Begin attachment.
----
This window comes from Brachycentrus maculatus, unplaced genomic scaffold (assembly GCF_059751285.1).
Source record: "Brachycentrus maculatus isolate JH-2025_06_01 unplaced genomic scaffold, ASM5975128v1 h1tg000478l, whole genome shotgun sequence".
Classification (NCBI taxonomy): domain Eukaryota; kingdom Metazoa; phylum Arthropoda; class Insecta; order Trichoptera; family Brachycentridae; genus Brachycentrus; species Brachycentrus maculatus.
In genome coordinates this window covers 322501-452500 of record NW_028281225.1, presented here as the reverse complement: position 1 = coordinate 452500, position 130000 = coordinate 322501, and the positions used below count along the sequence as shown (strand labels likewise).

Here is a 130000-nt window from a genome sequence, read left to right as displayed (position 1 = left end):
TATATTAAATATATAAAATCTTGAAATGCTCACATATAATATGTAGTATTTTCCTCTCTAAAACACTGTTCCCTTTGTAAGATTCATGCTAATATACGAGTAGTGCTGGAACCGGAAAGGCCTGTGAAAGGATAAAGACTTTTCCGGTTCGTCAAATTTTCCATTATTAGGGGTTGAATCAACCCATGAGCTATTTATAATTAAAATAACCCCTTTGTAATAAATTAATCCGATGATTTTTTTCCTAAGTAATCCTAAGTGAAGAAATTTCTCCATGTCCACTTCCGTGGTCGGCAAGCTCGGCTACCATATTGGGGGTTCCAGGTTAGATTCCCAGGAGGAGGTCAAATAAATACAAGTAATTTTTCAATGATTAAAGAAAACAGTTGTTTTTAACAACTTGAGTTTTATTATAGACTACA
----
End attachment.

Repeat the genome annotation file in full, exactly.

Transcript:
This window comes from Brachycentrus maculatus, unplaced genomic scaffold (assembly GCF_059751285.1).
Source record: "Brachycentrus maculatus isolate JH-2025_06_01 unplaced genomic scaffold, ASM5975128v1 h1tg000478l, whole genome shotgun sequence".
Classification (NCBI taxonomy): domain Eukaryota; kingdom Metazoa; phylum Arthropoda; class Insecta; order Trichoptera; family Brachycentridae; genus Brachycentrus; species Brachycentrus maculatus.
In genome coordinates this window covers 322501-452500 of record NW_028281225.1, presented here as the reverse complement: position 1 = coordinate 452500, position 130000 = coordinate 322501, and the positions used below count along the sequence as shown (strand labels likewise).

Here is a 130000-nt window from a genome sequence, read left to right as displayed (position 1 = left end):
TATATTAAATATATAAAATCTTGAAATGCTCACATATAATATGTAGTATTTTCCTCTCTAAAACACTGTTCCCTTTGTAAGATTCATGCTAATATACGAGTAGTGCTGGAACCGGAAAGGCCTGTGAAAGGATAAAGACTTTTCCGGTTCGTCAAATTTTCCATTATTAGGGGTTGAATCAACCCATGAGCTATTTATAATTAAAATAACCCCTTTGTAATAAATTAATCCGATGATTTTTTTCCTAAGTAATCCTAAGTGAAGAAATTTCTCCATGTCCACTTCCGTGGTCGGCAAGCTCGGCTACCATATTGGGGGTTCCAGGTTAGATTCCCAGGAGGAGGTCAAATAAATACAAGTAATTTTTCAATGATTAAAGAAAACAGTTGTTTTTAACAACTTGAGTTTTATTATAGACTACA